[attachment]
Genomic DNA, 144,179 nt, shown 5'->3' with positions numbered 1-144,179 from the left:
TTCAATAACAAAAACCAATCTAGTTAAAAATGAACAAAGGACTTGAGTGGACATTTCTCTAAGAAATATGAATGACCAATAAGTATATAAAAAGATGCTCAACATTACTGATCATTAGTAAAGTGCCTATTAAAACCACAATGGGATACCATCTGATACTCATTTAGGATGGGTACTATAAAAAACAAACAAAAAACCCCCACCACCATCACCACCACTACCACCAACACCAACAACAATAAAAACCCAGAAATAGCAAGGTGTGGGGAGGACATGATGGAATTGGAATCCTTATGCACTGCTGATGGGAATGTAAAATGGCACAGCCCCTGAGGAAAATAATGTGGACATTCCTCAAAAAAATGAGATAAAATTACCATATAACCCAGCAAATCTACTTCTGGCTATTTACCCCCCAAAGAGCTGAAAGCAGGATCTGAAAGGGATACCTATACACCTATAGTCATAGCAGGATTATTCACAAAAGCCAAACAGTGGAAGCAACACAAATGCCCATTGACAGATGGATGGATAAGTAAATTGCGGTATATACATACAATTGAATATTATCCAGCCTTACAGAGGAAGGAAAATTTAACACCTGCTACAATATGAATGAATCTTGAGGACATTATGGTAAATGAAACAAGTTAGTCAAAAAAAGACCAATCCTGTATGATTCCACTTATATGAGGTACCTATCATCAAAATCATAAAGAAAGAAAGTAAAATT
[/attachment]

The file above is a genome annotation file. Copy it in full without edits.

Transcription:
Genomic DNA, 144,179 nt, shown 5'->3' with positions numbered 1-144,179 from the left:
TTCAATAACAAAAACCAATCTAGTTAAAAATGAACAAAGGACTTGAGTGGACATTTCTCTAAGAAATATGAATGACCAATAAGTATATAAAAAGATGCTCAACATTACTGATCATTAGTAAAGTGCCTATTAAAACCACAATGGGATACCATCTGATACTCATTTAGGATGGGTACTATAAAAAACAAACAAAAAACCCCCACCACCATCACCACCACTACCACCAACACCAACAACAATAAAAACCCAGAAATAGCAAGGTGTGGGGAGGACATGATGGAATTGGAATCCTTATGCACTGCTGATGGGAATGTAAAATGGCACAGCCCCTGAGGAAAATAATGTGGACATTCCTCAAAAAAATGAGATAAAATTACCATATAACCCAGCAAATCTACTTCTGGCTATTTACCCCCCAAAGAGCTGAAAGCAGGATCTGAAAGGGATACCTATACACCTATAGTCATAGCAGGATTATTCACAAAAGCCAAACAGTGGAAGCAACACAAATGCCCATTGACAGATGGATGGATAAGTAAATTGCGGTATATACATACAATTGAATATTATCCAGCCTTACAGAGGAAGGAAAATTTAACACCTGCTACAATATGAATGAATCTTGAGGACATTATGGTAAATGAAACAAGTTAGTCAAAAAAAGACCAATCCTGTATGATTCCACTTATATGAGGTACCTATCATCAAAATCATAAAGAAAGAAAGTAAAATT